To further encourage a more diverse diet, Fogerty suggested retailers re-think not just the food they offer, but also how it is presented. For example, he explained that Choice Markets does this in part by eschewing the large format store that were built for suburban America in favor of a smaller hybrid model that is a cross between a fast casual restaurant, a small format grocery and a convenience store.

He explained that as a chain that offers both ready to eat foods and traditional packaged foods, Choice Markets is in a unique position to show consumers how to cook ingredients with which they might be unfamiliar in the prepared food section and then also stock them on shelves.

Oberholtzer is helping Choice Markets develop menus that introduce new ingredients based on the success in restaurant chain Tender Greens, which he started 15 years ago to help “democratize good food.”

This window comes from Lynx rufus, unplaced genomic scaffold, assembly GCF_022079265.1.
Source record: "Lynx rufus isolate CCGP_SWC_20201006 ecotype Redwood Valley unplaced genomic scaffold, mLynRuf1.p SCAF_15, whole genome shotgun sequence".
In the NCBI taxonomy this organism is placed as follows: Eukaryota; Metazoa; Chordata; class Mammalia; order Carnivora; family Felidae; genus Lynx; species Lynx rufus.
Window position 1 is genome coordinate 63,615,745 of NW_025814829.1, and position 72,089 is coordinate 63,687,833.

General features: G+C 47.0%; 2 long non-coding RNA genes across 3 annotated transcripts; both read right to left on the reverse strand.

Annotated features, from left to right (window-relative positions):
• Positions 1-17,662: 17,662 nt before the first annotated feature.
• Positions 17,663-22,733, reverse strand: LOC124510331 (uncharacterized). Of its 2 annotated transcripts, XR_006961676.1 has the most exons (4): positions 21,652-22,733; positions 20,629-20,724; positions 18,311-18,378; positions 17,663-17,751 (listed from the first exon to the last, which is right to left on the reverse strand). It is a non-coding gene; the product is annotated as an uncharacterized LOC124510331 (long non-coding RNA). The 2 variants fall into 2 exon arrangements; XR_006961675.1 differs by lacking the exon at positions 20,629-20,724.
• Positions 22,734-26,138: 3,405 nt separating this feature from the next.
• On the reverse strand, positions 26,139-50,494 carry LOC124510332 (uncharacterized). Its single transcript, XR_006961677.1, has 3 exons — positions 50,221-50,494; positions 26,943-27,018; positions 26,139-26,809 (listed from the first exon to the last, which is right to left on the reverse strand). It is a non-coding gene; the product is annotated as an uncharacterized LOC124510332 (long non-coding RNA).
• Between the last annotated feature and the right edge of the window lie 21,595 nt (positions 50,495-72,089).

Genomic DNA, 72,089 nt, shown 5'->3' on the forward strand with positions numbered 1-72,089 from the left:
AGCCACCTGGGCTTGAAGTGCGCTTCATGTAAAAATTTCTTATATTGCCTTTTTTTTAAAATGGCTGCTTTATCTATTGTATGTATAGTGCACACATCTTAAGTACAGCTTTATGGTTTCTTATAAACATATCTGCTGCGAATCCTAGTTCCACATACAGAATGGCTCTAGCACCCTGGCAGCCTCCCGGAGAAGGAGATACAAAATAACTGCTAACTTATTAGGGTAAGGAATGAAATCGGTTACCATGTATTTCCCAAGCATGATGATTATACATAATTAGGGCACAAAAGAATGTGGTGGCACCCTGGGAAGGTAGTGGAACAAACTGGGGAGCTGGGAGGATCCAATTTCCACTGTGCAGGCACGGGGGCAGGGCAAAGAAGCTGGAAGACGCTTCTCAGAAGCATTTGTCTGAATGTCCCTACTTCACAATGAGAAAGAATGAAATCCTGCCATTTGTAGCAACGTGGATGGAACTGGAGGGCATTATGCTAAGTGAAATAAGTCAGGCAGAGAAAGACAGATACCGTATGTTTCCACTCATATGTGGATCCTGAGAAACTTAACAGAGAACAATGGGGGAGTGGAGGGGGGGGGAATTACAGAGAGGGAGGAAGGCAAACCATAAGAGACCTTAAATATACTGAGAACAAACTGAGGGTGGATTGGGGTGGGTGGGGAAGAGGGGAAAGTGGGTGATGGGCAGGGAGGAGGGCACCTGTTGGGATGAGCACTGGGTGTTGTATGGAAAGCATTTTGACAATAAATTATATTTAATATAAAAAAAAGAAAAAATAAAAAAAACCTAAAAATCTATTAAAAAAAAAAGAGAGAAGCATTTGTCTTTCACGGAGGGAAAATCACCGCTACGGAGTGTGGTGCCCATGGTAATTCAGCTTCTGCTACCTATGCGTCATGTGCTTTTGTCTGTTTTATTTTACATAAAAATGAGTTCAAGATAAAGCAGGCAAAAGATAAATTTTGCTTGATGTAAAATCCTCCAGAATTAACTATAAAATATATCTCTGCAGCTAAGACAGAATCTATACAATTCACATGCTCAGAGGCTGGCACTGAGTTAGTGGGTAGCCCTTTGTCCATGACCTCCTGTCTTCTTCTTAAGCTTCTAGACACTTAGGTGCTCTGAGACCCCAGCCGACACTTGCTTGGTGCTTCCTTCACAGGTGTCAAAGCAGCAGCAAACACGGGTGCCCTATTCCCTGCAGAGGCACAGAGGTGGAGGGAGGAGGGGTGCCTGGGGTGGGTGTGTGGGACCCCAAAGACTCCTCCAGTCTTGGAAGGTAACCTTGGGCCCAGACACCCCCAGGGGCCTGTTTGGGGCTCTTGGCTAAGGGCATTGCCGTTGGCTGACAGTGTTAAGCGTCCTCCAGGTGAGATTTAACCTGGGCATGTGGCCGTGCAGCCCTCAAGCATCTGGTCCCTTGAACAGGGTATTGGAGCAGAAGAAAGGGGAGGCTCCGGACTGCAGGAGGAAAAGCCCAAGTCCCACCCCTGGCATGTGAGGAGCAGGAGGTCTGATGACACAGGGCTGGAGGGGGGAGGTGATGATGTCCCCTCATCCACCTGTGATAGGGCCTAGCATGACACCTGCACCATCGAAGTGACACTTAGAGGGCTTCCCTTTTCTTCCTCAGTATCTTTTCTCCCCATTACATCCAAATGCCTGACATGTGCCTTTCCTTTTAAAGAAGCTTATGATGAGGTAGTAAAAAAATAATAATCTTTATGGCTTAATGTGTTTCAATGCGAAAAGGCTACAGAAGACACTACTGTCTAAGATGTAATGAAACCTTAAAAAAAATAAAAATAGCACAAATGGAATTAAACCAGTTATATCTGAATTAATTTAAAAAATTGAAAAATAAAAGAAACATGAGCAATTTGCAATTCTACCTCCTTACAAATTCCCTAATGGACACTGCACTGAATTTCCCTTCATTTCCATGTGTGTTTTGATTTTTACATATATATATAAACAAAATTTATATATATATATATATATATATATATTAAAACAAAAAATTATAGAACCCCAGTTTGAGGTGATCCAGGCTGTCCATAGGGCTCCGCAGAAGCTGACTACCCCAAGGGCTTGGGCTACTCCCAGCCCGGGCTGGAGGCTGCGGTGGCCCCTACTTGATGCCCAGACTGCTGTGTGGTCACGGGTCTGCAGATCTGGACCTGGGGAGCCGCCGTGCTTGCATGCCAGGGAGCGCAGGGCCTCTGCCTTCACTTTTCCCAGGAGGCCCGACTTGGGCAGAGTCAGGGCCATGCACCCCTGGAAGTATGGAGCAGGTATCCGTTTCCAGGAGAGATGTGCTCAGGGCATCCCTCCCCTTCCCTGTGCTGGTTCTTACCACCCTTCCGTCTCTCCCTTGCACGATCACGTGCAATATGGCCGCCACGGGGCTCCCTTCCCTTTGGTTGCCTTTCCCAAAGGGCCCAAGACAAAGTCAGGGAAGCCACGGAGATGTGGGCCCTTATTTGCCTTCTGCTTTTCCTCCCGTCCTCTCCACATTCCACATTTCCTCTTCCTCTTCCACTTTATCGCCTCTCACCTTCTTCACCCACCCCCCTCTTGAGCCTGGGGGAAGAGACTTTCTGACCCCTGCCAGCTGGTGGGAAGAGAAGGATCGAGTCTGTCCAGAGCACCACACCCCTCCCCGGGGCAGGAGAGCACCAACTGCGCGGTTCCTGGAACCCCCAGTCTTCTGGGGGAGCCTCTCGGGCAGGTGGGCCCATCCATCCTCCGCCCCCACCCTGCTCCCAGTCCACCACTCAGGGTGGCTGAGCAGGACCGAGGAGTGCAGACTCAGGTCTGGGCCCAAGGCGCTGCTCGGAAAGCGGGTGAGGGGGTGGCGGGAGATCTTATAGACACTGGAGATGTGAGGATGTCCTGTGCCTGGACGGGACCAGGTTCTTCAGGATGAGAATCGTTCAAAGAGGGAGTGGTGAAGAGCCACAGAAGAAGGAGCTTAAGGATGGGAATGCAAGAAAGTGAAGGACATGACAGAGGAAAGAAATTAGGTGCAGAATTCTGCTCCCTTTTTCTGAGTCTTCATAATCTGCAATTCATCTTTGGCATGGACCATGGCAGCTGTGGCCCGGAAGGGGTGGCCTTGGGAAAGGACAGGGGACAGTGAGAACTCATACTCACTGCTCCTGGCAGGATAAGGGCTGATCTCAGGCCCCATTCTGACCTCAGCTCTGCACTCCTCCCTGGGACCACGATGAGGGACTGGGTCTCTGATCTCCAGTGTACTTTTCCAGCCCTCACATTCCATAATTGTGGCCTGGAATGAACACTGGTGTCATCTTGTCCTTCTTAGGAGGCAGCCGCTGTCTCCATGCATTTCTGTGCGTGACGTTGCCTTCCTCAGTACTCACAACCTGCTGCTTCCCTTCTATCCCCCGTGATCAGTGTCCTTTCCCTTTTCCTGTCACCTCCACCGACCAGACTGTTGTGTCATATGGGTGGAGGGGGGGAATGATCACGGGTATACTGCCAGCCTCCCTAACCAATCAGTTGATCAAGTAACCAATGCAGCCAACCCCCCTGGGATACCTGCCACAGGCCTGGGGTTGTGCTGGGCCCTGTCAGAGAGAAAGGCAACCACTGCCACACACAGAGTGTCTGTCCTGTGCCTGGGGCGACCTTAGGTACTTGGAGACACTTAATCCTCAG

Emerging ingredients to watch

As this movement continues to evolve and consumers become even more adventuresome about what they eat, Oberholtzer says he sees a few new key ingredients gaining traction among some of the more familiar staples.

The first is Fonio, which Oberholtzer explains is a nutrient-dense, gluten-free cereal that is easy to prepare, versatile and has a strong supply chain. Another key ingredient to watch is moringa, which companies like Kuli Kuli have helped bring to consumers’ attention in recent years. And a third ingredient that Oberholtzer says he is watching pique consumers’ interest is jackfruit.

Fogerty also notes that retailers, entrepreneurs and restaurateurs can also support biodiversity by using more common or already familiar ingredients more but in new ways and as alternatives for some of the more frequently used ingredients. For example, subbing a spaghetti squash for traditional pasta in fall dishes.

Oberholtzer also sees an marketing opportunity for CPG companies to draw consumer awareness to different cultures and drive demand for more biodiverse crops by using multiple ingredients from the same region.

As these potential solutions illustrate, supporting biodiversity can be just as good for business as it can be for the health of the planet and people.